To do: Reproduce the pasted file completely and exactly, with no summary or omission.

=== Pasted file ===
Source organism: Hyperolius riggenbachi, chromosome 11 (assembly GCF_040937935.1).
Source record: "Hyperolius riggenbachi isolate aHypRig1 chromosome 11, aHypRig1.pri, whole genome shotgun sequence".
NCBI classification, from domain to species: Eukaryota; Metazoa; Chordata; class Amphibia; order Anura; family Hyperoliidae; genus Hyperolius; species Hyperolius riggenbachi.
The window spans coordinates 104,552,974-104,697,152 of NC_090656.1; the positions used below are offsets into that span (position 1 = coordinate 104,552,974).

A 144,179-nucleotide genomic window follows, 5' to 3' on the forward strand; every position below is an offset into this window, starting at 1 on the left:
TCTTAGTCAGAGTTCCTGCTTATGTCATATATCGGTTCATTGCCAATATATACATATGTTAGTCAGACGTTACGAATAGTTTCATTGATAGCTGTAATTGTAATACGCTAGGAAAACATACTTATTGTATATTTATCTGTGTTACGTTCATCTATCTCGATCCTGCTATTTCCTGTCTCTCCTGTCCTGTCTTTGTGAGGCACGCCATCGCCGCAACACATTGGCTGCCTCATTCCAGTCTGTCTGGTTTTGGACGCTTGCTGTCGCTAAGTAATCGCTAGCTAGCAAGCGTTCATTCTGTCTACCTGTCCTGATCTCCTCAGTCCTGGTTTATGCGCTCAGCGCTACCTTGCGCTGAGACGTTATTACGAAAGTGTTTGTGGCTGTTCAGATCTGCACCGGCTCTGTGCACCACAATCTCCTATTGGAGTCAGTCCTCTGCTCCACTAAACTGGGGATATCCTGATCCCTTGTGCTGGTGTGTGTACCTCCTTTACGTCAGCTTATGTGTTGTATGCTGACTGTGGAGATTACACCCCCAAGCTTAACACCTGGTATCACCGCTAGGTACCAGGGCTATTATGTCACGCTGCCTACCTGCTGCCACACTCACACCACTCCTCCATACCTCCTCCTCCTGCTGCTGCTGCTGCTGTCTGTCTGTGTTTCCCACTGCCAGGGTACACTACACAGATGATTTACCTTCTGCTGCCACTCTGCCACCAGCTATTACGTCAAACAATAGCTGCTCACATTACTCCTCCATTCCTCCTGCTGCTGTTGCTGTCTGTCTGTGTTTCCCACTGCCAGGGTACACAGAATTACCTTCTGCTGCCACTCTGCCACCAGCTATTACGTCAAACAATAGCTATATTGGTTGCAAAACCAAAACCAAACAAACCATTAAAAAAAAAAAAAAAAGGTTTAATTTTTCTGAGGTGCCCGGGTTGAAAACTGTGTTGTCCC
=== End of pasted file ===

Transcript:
Source organism: Hyperolius riggenbachi, chromosome 11 (assembly GCF_040937935.1).
Source record: "Hyperolius riggenbachi isolate aHypRig1 chromosome 11, aHypRig1.pri, whole genome shotgun sequence".
NCBI classification, from domain to species: Eukaryota; Metazoa; Chordata; class Amphibia; order Anura; family Hyperoliidae; genus Hyperolius; species Hyperolius riggenbachi.
The window spans coordinates 104,552,974-104,697,152 of NC_090656.1; the positions used below are offsets into that span (position 1 = coordinate 104,552,974).

A 144,179-nucleotide genomic window follows, 5' to 3' on the forward strand; every position below is an offset into this window, starting at 1 on the left:
TCTTAGTCAGAGTTCCTGCTTATGTCATATATCGGTTCATTGCCAATATATACATATGTTAGTCAGACGTTACGAATAGTTTCATTGATAGCTGTAATTGTAATACGCTAGGAAAACATACTTATTGTATATTTATCTGTGTTACGTTCATCTATCTCGATCCTGCTATTTCCTGTCTCTCCTGTCCTGTCTTTGTGAGGCACGCCATCGCCGCAACACATTGGCTGCCTCATTCCAGTCTGTCTGGTTTTGGACGCTTGCTGTCGCTAAGTAATCGCTAGCTAGCAAGCGTTCATTCTGTCTACCTGTCCTGATCTCCTCAGTCCTGGTTTATGCGCTCAGCGCTACCTTGCGCTGAGACGTTATTACGAAAGTGTTTGTGGCTGTTCAGATCTGCACCGGCTCTGTGCACCACAATCTCCTATTGGAGTCAGTCCTCTGCTCCACTAAACTGGGGATATCCTGATCCCTTGTGCTGGTGTGTGTACCTCCTTTACGTCAGCTTATGTGTTGTATGCTGACTGTGGAGATTACACCCCCAAGCTTAACACCTGGTATCACCGCTAGGTACCAGGGCTATTATGTCACGCTGCCTACCTGCTGCCACACTCACACCACTCCTCCATACCTCCTCCTCCTGCTGCTGCTGCTGCTGTCTGTCTGTGTTTCCCACTGCCAGGGTACACTACACAGATGATTTACCTTCTGCTGCCACTCTGCCACCAGCTATTACGTCAAACAATAGCTGCTCACATTACTCCTCCATTCCTCCTGCTGCTGTTGCTGTCTGTCTGTGTTTCCCACTGCCAGGGTACACAGAATTACCTTCTGCTGCCACTCTGCCACCAGCTATTACGTCAAACAATAGCTATATTGGTTGCAAAACCAAAACCAAACAAACCATTAAAAAAAAAAAAAAAAGGTTTAATTTTTCTGAGGTGCCCGGGTTGAAAACTGTGTTGTCCC